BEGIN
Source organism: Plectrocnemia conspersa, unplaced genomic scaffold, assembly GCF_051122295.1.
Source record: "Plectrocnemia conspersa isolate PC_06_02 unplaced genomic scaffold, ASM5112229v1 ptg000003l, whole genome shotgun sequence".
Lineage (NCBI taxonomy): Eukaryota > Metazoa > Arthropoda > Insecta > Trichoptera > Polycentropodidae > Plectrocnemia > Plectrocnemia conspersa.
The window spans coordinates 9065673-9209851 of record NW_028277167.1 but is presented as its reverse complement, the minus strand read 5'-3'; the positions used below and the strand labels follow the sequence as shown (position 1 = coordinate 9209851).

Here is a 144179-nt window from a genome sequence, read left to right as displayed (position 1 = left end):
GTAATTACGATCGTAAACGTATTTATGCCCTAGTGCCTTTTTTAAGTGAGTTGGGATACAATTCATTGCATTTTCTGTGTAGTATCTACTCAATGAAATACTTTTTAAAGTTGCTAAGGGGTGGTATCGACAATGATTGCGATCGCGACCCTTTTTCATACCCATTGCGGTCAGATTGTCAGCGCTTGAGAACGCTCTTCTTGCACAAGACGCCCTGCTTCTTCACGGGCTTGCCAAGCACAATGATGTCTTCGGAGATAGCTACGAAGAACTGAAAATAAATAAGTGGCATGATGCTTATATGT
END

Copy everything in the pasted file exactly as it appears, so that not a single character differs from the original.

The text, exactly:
Source organism: Plectrocnemia conspersa, unplaced genomic scaffold, assembly GCF_051122295.1.
Source record: "Plectrocnemia conspersa isolate PC_06_02 unplaced genomic scaffold, ASM5112229v1 ptg000003l, whole genome shotgun sequence".
Lineage (NCBI taxonomy): Eukaryota > Metazoa > Arthropoda > Insecta > Trichoptera > Polycentropodidae > Plectrocnemia > Plectrocnemia conspersa.
The window spans coordinates 9065673-9209851 of record NW_028277167.1 but is presented as its reverse complement, the minus strand read 5'-3'; the positions used below and the strand labels follow the sequence as shown (position 1 = coordinate 9209851).

Here is a 144179-nt window from a genome sequence, read left to right as displayed (position 1 = left end):
GTAATTACGATCGTAAACGTATTTATGCCCTAGTGCCTTTTTTAAGTGAGTTGGGATACAATTCATTGCATTTTCTGTGTAGTATCTACTCAATGAAATACTTTTTAAAGTTGCTAAGGGGTGGTATCGACAATGATTGCGATCGCGACCCTTTTTCATACCCATTGCGGTCAGATTGTCAGCGCTTGAGAACGCTCTTCTTGCACAAGACGCCCTGCTTCTTCACGGGCTTGCCAAGCACAATGATGTCTTCGGAGATAGCTACGAAGAACTGAAAATAAATAAGTGGCATGATGCTTATATGT